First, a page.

Latifa’s mother, whom I call LALLA was the first to treat me like a part of the family. One night way back in 2008 she asked me to do the dishes after dinner. I'll never forget that night, because that’s when I knew I was in...accepted. The rest of the family soon followed suit. Except for the other grandma.
Said’s mother, MIMA, has taken the entire two-and-a-half years of our acquaintance to warm up to me. She is extremely critical (to my face), and has never really understood why the family keeps me around. Whenever she came around I’d always ask Latifa, “Is she going to be nice to me this time?” The answer was always “probably not” so I mustered my very best good-humoredness and settled into an afternoon of listening to why I will never find someone to marry me.
For the past couple weeks Mima has been staying with the family. I’ve been going there a lot too, spending as much time with them as possible before I leave. Slowly but surely Mima and I have been growing on each other. I greet her with kisses when I enter the room. I ask about her health. I listen to her recite Moroccan proverbs, which I really enjoy. I win points when I help Latifa in the kitchen or clear the table and do dishes after dinner. But the real test came yesterday.
After lunch Mima asked Soukaina to make tea. Unfortunately, Souks was about to leave for school. Mima then asked if “the girl” knows how to make tea. That means me. I told her I’d be happy to make it. The rest of the family tried to dissuade me: “Are you sure you want to do this...make tea for Mima?” I knew that if she didn’t like it, she’d say so. We’d have to take the tea back to the kitchen, and Latifa or Dounia would have to remake it...correctly. But I was determined.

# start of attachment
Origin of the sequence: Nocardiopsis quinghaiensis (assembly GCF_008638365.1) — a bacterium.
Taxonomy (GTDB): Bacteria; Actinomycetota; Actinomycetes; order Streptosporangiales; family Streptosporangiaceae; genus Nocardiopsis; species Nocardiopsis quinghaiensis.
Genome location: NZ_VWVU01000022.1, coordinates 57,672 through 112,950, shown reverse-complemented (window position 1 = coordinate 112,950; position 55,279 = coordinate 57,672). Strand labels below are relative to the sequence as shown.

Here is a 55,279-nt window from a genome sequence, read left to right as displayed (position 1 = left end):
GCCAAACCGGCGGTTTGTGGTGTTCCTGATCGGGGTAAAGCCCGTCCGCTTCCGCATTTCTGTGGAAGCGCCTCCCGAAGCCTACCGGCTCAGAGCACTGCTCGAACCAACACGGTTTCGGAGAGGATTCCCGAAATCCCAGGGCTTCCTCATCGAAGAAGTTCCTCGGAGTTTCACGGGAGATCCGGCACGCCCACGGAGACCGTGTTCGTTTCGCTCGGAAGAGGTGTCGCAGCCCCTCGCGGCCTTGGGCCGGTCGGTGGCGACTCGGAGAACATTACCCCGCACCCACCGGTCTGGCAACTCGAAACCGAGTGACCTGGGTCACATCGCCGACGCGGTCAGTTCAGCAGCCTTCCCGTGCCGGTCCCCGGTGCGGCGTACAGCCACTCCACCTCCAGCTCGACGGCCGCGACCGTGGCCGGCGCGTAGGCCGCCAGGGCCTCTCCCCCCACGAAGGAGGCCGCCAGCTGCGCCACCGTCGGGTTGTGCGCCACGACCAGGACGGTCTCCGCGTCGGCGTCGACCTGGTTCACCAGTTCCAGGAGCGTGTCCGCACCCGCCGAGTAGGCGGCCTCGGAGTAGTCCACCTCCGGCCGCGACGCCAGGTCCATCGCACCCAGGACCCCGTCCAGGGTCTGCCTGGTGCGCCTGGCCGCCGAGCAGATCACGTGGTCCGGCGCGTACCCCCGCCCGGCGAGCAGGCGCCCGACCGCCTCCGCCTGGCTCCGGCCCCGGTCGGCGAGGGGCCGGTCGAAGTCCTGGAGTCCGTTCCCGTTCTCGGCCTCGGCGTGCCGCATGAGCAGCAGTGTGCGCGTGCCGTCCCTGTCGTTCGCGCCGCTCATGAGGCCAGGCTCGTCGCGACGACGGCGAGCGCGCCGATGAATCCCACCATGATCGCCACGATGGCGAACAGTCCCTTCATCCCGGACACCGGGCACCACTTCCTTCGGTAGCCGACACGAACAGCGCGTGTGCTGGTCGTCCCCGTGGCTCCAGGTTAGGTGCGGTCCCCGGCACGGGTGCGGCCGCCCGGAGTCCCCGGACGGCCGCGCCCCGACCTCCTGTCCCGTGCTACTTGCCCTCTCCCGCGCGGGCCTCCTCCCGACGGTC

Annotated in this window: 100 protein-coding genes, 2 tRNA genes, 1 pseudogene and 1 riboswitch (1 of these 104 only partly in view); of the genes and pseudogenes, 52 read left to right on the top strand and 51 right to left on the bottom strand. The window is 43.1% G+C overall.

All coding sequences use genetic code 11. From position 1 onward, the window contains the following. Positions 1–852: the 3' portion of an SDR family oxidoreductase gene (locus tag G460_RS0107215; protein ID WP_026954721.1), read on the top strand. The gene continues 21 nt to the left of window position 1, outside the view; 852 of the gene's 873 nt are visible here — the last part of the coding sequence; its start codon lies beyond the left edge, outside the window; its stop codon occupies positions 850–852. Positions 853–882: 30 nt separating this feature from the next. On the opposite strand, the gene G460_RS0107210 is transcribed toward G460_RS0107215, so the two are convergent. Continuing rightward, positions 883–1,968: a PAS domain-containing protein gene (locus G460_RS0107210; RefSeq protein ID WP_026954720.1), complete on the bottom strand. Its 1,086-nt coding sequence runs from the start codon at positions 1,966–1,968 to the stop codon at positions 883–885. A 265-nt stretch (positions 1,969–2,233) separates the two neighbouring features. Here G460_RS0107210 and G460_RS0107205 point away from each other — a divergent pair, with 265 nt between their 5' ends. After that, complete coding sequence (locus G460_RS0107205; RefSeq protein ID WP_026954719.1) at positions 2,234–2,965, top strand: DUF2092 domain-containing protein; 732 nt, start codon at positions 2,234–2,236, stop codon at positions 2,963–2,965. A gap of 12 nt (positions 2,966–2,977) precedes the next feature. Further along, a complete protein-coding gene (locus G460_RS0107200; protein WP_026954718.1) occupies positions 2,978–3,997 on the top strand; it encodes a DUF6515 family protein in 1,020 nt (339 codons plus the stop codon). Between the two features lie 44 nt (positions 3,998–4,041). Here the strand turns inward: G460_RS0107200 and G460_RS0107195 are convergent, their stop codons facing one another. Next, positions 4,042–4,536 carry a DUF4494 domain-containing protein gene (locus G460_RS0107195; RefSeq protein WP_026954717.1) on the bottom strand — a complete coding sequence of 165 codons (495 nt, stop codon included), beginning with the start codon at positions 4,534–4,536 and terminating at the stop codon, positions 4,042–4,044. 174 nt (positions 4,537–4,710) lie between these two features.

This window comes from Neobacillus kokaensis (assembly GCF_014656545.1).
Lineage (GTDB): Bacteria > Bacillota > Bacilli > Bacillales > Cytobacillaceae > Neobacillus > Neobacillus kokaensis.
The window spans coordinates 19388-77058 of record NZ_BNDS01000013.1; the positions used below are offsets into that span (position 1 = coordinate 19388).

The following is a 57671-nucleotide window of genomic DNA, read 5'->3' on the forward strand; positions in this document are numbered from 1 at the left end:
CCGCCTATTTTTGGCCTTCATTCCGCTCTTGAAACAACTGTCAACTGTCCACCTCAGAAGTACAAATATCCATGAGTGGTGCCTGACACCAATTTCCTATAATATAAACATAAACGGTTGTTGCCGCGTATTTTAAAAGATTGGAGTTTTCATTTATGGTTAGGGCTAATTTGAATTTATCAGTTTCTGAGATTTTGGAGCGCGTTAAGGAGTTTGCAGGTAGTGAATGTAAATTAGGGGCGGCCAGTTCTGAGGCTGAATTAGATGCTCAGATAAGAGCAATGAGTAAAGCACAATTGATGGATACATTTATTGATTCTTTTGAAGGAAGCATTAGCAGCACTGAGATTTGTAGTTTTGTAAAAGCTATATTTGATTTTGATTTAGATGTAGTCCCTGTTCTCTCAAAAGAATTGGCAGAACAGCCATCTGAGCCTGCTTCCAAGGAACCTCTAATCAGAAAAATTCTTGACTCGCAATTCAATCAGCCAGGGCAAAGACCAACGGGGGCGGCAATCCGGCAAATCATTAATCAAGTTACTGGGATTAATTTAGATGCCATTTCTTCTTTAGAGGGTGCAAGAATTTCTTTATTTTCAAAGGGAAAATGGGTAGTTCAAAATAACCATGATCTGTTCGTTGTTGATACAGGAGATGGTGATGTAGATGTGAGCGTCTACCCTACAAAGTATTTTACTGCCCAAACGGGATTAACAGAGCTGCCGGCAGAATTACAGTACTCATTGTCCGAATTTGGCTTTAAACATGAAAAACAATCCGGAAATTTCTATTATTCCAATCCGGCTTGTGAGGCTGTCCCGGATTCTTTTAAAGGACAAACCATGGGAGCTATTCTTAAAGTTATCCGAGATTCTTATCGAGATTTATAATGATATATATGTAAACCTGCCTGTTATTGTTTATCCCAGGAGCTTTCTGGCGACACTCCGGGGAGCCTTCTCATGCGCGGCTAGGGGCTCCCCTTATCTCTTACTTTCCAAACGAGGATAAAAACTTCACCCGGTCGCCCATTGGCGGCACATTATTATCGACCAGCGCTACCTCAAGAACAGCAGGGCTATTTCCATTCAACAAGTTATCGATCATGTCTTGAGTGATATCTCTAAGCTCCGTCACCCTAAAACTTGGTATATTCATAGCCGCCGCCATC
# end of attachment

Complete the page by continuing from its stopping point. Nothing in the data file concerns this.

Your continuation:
There’s more to making Moroccan mint tea than boiling some water and pouring it over a tea bag. It’s a process. And if I messed it up, I’d never have a chance to win Mima’s good favor. I was nervous. Can you blame me?
I went to the kitchen and started the kettle boiling. While the water boiled I got out the B'RED. It’s not just a teapot. It’s a b’red.
I put 2 scoops of tea hboub – loose green tea “seeds” – into the b’red. Once the water was boiling in the kettle I poured it over the tea. I turned down the flame and put the b’red on it. Once the tea had boiled a little bit I added the sugar – 4.5 scoops – and let it boil again. Finally, the mint. I added the mint at the very end, to infuse it into the tea without burning it.
Then I prayed.
I carried the b’red on a tray with 6 small tea glasses and set it on the table. I sat on the couch and poured, lifting the b’red up high as I poured the hot tea into each glass. I’m not sure why you do that, but that’s just how you pour tea. Everyone watched silently. They were nervous for me, which made me even more nervous.
I distributed the glasses to Mima, Latifa, Dounia, and Hamza. They all held their breath for me as Mima took her first sip. “That’s it,” she said.
It was as it should be. Success.
“It’s masous,” Dounia said, meaning not sweet enough.
I almost got whiplash when I snapped my head around to shoot her a look of death. She winked at me.
“No it’s not!” Mima defended my tea, “it’s exactly right.”
The rest of the family exchanged congratulatory smiles for me. I was glowing.
“You just might find a husband after all.”
Whose Win is it Anyway?
7 years ago